For reasons that will become obvious, this is an edited version of an 1800-word Morning Pages journal entry. It is not a complete discussion of the main topic, merely an introduction.
Dinner conversation was very interesting. I was more observant of watching my thoughts and possible responses. I withheld response by choice, not just an automatic childhood pattern. My motives and intentions are different even though the outward behavior appears similar.
By not wearing my glasses my mind/body system is shifting. Like the blind person whose other senses are heightened, I observe similar responses in my system. At first it surprises me, but then I realize it’s all one system and when I change something in one area it affects the whole system.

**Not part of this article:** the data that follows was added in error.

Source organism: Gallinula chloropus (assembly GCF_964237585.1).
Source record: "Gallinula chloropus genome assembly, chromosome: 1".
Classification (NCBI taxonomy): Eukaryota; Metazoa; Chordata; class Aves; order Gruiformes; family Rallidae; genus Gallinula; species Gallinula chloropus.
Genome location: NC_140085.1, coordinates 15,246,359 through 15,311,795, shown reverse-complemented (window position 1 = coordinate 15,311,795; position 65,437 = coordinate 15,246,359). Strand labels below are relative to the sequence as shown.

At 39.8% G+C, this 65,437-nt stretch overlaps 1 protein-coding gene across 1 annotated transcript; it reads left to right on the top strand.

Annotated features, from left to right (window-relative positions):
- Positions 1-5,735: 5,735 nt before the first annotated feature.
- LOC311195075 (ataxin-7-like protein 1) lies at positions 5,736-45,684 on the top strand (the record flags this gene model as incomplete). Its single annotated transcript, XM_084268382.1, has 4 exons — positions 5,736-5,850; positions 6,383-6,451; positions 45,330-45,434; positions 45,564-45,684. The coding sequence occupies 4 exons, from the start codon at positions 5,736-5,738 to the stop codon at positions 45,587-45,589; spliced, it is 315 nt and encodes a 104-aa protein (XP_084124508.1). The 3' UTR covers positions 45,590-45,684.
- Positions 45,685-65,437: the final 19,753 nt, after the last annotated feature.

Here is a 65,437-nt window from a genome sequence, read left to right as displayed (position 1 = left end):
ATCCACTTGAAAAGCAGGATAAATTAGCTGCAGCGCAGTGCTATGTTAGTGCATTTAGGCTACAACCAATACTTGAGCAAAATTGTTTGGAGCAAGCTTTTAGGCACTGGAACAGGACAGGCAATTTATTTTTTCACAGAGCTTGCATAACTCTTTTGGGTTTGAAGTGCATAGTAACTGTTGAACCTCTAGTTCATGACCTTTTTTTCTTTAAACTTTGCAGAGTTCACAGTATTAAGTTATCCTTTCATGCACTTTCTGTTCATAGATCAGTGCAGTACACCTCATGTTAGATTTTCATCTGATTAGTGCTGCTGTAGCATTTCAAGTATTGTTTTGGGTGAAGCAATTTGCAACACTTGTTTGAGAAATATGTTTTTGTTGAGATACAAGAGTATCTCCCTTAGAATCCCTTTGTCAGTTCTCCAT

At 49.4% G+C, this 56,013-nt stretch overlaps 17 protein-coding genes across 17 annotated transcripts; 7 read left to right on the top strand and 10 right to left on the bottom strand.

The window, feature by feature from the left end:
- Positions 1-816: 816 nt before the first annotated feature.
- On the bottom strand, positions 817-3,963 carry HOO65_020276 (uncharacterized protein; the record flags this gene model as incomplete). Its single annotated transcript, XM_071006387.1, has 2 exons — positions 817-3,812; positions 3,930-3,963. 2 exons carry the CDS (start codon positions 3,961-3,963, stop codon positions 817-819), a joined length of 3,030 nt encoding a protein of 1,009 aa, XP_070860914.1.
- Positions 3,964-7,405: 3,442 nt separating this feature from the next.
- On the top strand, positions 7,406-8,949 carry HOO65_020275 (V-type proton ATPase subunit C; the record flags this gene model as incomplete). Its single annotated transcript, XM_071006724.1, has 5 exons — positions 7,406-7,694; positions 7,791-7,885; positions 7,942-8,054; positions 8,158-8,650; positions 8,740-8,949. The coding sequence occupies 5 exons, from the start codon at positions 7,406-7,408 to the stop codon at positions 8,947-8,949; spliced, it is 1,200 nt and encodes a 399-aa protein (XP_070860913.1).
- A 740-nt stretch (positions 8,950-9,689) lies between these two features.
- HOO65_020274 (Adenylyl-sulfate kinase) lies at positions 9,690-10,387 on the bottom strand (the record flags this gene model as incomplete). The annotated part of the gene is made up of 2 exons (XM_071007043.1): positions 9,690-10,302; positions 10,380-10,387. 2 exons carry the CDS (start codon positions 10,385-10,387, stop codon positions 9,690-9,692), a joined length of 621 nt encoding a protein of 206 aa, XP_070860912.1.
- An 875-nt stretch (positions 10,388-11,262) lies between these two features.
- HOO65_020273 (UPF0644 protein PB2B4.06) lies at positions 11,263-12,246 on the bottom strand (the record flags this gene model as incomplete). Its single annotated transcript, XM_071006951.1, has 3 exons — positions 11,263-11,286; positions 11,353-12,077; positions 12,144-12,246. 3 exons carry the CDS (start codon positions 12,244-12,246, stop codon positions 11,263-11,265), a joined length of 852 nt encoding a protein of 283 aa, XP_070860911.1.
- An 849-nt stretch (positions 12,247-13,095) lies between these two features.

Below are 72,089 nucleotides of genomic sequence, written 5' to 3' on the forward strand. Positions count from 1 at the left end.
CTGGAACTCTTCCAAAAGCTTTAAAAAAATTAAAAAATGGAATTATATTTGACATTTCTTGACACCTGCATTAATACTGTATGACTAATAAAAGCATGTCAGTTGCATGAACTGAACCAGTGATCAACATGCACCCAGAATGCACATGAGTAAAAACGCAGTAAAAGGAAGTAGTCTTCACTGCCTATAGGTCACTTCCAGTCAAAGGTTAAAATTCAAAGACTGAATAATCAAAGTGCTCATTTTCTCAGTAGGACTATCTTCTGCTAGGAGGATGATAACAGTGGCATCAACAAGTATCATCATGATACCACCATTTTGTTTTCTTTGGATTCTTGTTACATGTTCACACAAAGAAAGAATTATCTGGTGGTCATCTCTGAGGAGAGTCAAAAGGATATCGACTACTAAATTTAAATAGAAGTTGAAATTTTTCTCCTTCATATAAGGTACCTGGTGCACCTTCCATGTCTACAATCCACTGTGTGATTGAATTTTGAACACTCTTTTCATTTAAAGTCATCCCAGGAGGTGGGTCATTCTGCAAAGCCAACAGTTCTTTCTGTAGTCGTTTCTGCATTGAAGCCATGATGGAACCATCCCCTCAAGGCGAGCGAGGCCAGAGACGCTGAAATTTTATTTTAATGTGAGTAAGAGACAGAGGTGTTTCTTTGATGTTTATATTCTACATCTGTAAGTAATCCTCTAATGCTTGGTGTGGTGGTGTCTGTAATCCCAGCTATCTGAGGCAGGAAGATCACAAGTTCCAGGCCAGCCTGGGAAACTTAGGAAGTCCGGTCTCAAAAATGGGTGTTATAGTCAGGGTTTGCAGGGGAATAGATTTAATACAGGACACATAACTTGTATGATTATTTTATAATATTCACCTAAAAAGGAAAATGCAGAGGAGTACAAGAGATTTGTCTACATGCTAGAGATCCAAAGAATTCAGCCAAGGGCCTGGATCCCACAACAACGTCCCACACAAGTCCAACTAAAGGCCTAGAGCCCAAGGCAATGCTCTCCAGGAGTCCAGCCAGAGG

I observed my thoughts as I listened and didn’t debate my mental positions, opinions or beliefs. Even when the discussion turned to the cause of alcoholism, I mostly remained silent. That was the biggest surprise! I had no need to debate or defend a mental position. The beliefs expressed were varied. I listened with interest, but didn’t buy into the beliefs. If I were to say anything it would be from personal experience, because all else would be theory from others belief systems. Most of us have been brainwashed around that topic.